Oliver didn’t downplay the physical effort, either.
“I thought that somebody could make a tourist attraction called CAMINO!” he wrote from France.
It would be a theme ride in the tradition of Disney. On the ride you would be on a treadmill, with a 360° movie of beautiful landscape playing all around you. Fans would blow the most amazing medley of smells in your direction, while somebody repeatedly hit your feet with a 2×4. You would be under heat lamps the whole time, but every once in a while, someone would throw a bucket of cold water on you. CAMINO! EXPERIENCE THE WONDER! FEEL THE PAIN!
Peter said the other day, “Actually, the Camino is really easy, apart from the walking and carrying your pack!” That about sums it up.
When Oliver fiddled in churches, he didn’t always know if he’d be allowed to stay—he might be kicked out after half a minute, or have a chance to play for over an hour.
He couldn’t take the time to warm up, since he might only have time for a single song. So he would launch straight into the music he wanted to play.
“And I’d have to just put heart and soul into it,” he said in Silence at the Heart of Things, a documentary about his life.
The frustrating times when Oliver got kicked out of churches brought home to him how much his music meant to him.
“At home I can play any time,” he wrote. “But when I can’t [play] it bottles up inside me and I become very sad … it is a deep hunger that needs to be fed.”
Santiago de Compostela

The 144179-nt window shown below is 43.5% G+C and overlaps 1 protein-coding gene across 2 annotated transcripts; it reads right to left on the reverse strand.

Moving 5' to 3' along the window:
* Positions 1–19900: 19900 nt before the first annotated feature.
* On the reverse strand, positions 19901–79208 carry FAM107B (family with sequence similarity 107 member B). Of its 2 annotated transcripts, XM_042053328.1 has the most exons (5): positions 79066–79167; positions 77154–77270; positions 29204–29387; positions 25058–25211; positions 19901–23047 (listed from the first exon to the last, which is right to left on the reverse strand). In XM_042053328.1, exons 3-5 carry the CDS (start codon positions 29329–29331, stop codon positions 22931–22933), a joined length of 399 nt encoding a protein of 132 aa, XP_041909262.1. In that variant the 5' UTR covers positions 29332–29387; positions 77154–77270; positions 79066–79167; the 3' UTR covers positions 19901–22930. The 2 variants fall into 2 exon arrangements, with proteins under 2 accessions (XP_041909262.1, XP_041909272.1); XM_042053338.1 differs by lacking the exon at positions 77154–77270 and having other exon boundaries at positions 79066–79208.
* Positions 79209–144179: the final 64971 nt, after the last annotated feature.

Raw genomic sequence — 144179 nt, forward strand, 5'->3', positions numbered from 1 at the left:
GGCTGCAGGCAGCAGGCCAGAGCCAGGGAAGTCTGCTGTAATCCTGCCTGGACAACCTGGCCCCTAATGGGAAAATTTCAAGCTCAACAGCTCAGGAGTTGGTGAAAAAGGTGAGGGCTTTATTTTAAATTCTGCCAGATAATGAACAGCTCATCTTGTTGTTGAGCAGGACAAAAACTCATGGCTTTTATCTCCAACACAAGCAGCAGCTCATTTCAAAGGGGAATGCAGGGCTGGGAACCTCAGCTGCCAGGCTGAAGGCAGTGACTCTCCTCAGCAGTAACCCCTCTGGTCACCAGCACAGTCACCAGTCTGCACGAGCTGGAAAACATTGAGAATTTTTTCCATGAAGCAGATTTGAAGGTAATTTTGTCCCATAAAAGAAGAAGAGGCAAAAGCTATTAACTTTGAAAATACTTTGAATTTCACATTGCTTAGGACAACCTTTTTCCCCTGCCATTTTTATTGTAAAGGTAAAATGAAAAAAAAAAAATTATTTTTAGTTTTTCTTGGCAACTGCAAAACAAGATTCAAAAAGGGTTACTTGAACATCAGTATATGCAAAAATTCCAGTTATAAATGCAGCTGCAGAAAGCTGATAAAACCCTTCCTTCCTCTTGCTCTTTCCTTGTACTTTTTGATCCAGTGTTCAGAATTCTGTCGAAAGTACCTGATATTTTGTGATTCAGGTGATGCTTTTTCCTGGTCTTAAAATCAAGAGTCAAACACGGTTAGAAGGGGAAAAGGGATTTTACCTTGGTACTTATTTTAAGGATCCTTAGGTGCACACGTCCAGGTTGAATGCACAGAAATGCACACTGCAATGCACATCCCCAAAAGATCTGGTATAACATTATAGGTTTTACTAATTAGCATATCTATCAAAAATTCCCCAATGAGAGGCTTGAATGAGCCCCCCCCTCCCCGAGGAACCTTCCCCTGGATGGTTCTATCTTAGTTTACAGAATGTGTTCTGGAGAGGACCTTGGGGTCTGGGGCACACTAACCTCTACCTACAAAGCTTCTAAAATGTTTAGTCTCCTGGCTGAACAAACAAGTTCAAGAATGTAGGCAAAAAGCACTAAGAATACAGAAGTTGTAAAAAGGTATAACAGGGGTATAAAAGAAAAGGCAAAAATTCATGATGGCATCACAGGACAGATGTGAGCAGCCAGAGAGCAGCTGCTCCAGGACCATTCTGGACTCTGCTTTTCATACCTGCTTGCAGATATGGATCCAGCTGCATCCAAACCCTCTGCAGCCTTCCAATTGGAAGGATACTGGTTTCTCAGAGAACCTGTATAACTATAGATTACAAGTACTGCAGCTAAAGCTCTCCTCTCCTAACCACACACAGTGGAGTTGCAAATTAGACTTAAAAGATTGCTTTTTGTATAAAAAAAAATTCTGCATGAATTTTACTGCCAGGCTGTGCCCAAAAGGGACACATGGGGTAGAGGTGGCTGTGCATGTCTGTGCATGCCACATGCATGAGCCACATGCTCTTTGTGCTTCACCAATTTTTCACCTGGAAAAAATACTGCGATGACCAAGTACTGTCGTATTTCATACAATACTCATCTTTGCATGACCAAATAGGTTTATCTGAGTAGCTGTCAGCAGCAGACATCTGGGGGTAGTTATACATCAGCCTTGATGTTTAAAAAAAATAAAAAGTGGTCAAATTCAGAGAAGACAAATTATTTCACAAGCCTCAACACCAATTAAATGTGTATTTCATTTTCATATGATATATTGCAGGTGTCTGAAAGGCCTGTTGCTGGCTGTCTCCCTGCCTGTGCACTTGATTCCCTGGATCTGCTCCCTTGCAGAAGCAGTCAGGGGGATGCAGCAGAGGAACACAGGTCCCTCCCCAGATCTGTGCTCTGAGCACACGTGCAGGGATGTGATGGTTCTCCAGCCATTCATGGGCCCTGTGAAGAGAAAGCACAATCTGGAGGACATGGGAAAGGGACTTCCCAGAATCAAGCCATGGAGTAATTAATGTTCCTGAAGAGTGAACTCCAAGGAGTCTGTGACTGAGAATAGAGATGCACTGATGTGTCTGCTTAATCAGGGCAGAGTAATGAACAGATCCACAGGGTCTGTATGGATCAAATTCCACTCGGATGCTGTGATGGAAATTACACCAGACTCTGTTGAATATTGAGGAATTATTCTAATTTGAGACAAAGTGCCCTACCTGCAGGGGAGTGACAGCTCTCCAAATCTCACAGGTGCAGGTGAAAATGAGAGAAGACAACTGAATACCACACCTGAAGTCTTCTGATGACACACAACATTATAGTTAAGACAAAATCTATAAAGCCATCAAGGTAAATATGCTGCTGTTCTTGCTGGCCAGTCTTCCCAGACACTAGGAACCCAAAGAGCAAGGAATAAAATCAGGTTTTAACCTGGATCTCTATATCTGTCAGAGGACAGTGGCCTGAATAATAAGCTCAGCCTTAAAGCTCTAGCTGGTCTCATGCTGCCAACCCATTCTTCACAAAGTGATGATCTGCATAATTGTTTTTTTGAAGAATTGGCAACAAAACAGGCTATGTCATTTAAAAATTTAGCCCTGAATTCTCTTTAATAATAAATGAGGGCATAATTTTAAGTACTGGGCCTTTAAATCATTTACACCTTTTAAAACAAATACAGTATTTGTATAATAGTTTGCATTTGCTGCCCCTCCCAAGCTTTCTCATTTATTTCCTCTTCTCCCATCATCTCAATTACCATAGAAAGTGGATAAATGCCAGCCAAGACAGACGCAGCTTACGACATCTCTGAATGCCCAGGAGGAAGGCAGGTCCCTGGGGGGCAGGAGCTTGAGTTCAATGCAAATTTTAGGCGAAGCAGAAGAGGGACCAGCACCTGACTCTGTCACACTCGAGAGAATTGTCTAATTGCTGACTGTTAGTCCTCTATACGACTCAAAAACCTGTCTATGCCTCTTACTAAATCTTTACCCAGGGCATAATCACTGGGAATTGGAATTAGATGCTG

Peter, Diane, Oliver and Elena in front of the Santiago Cathedral.
Photo by Peter Coffman.
After seven weeks’ walking, the pilgrims arrived in Santiago de Compostela, where Oliver was asked to play his violin at the pilgrims’ mass.
At first, he just wanted to say no. Peter never did figure out exactly why.
I think he was perhaps afraid of the responsibility of being an integral part of this event at which he’d expected just to be a spectator, in a sense. Although having said that, it was never like him to shy away from the stage, or the spotlight. I sensed that for some reason it was an emotionally complicated thing for him. He was very resistant to it.
But the sacristan at the Santiago cathedral had given Oliver permission to play at the cathedral whenever he wanted, so fiddling at the mass seemed like the right thing to do, Peter says.
He just realized that it wasn’t about what he wanted. It was about other things that needed to take priority.
And so Oliver played at the mass, and “of course it sounded fantastic and was such a great thing.”
Peter wrote in the liner notes about the pilgrims’ mass at the cathedral, and the point when he heard the words “cuatro de Canadá.” Four from Canada.
there was a time in our lives before the camino, and there is a time after it.
those three words mark the transition.
at the climax of the mass a giant censer roars past us,
a massive arc, leaving a sweet trail of smoke.
it is joyful, celebratory, and incredibly exciting.
The botafumeiro had a big impact on Oliver, too, which he described in his journal.
The effect of this HUGE object hurtling directly overhead was astounding. At the apex of its swing, it almost touched the ceiling of this very large cathedral on either side. When it came overhead, it barely missed us. It was dramatically cathartic, releasing all of this kinetic energy along with the incense. It was like a joyful leap into the air, the end of the journey.
Camino: The Album
The cover of Camino. Peter Coffman won the 2007 Independent Music Award (Album Photography) for his Camino photos.